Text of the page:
Trial In Error
- Russian opposition leader Alexei Navalny looked fragile and gaunt when seen on a monitor during a new court session being held in a penal colony in Vladimir, Russia. Navalny is being “tried” on what he says are fabricated embezzlement charges that could mean 15 more years in prison. He is currently serving a three-and-a-half-year sentence at the prison for a separate embezzlement charge.
- This time, Navalny is accused of embezzling donations to his FBK anti-corruption organization, which accused Vladimir Putin of owning a £1billion mansion, and other top officials of enriching themselves through corrupt schemes. Navalny’s family and supporters say the Kremlin is seeking an easy conviction by holding the trial inside a prison colony far away from his support base in Moscow.
- Reporters said those trying to enter the courtroom were barred from bringing in laptops, phones, or recording devices. Another Navalny ally said the danger to him has increased as Russia’s threat to Ukraine has been diverting public attention away from human rights concerns. (Guardian)
Devastating Mudslides In Brazil
- Intense rainfall that began Tuesday evening and continued overnight Wednesday caused powerful mudslides and flooding to sweep through a mountainous region in Brazil about 70 miles north of Rio de Janeiro. Mudslides tore down dozens of homes on the hillsides above the historic city of Petropolis.
- Images on social media showed rivers of mud rushing through the city’s streets and carrying away everything along the way: cars, trees, even people. Firefighters and desperate residents continue searching for victims, and the death toll could still rise, but they estimate at least 94 have perished.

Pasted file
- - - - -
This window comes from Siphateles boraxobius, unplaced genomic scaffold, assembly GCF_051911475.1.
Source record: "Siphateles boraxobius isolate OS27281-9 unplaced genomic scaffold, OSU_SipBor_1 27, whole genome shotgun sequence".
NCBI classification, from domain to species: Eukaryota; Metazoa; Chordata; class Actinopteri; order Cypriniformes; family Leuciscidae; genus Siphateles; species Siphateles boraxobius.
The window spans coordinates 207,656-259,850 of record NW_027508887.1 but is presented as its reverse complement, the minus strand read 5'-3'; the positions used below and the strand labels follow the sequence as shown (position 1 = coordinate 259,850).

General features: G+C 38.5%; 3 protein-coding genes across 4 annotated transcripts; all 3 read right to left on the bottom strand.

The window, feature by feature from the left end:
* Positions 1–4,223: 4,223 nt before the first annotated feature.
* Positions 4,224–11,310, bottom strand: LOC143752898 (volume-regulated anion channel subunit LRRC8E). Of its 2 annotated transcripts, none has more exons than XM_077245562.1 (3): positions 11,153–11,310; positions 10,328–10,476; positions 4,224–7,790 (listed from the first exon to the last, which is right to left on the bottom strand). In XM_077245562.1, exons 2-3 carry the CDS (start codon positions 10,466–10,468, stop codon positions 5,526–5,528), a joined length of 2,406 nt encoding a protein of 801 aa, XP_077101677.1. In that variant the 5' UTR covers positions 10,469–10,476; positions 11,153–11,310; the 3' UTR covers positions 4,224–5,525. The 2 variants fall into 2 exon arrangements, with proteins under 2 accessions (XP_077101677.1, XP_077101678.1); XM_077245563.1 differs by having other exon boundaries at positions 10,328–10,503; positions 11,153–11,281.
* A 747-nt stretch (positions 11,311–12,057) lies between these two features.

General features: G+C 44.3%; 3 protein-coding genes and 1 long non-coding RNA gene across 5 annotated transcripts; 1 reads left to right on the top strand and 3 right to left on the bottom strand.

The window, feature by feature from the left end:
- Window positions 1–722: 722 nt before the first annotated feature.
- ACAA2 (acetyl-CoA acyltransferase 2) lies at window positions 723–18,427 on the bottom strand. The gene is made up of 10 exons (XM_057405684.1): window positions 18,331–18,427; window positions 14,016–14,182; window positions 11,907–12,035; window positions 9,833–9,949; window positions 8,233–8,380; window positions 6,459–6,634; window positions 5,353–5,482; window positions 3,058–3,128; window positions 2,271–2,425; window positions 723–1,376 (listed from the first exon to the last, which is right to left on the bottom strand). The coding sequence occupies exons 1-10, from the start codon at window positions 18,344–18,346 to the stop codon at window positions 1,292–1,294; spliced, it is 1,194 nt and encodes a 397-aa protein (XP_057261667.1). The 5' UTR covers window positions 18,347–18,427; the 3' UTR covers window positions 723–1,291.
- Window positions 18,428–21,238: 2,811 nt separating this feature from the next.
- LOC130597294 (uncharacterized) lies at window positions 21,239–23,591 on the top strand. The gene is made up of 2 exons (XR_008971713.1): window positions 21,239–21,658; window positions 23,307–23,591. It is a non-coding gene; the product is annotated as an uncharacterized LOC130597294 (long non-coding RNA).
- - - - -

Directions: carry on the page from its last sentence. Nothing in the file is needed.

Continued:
- A similar disaster in 2011 killed over 900 people – the worst natural disaster in Brazil’s history. Experts say such extreme weather events are becoming more common with global warming. Brazil’s National Meteorological Institute said the rains that caused the devastation this time were the heaviest the city had seen since 1952. (NYT, $)
Additional World News
- In Italy, a Call for a National Investigation Into Clerical Sexual Abuse (NYT, $)
- France signals intention to pull rest of its troops out of Mali (WaPo, $)
- Ethiopia lifts state of emergency early, citing easing war (AP)
- In France, a Racist Conspiracy Theory Edges Into the Mainstream (NYT, $)
- Former Honduras President Detained After a U.S. Extradition Request (NYT, $)
- Canada to ease travel requirements as COVID cases decline (Reuters)
- Belgium to give workers right to request four-day week (Guardian)